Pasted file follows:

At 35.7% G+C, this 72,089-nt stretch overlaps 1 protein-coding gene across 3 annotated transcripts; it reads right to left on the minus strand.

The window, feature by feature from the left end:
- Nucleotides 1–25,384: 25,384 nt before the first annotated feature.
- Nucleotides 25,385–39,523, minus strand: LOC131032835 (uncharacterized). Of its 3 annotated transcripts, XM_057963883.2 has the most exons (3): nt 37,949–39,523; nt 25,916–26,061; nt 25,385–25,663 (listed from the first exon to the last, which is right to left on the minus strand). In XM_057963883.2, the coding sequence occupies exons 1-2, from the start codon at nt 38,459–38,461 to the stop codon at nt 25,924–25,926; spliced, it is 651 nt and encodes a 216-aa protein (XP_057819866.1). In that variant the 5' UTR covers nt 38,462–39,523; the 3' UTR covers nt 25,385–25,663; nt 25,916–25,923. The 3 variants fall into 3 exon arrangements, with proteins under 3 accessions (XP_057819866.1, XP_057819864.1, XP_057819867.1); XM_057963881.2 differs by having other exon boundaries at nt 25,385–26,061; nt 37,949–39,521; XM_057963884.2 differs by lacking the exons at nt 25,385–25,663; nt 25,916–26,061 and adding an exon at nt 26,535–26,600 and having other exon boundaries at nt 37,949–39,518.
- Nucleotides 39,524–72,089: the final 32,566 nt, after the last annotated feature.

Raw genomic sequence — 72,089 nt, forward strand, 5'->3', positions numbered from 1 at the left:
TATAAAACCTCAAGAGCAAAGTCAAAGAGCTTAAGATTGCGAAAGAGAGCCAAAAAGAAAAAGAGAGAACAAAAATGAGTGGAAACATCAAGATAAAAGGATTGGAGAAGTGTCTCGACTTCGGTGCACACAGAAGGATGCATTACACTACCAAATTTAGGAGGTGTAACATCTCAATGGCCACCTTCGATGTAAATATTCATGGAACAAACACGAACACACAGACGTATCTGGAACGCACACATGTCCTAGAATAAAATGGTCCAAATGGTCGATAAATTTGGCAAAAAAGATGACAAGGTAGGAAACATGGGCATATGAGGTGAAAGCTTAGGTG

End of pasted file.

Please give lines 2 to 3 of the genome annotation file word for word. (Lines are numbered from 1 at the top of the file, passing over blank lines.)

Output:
The window, feature by feature from the left end:
- Nucleotides 1–25,384: 25,384 nt before the first annotated feature.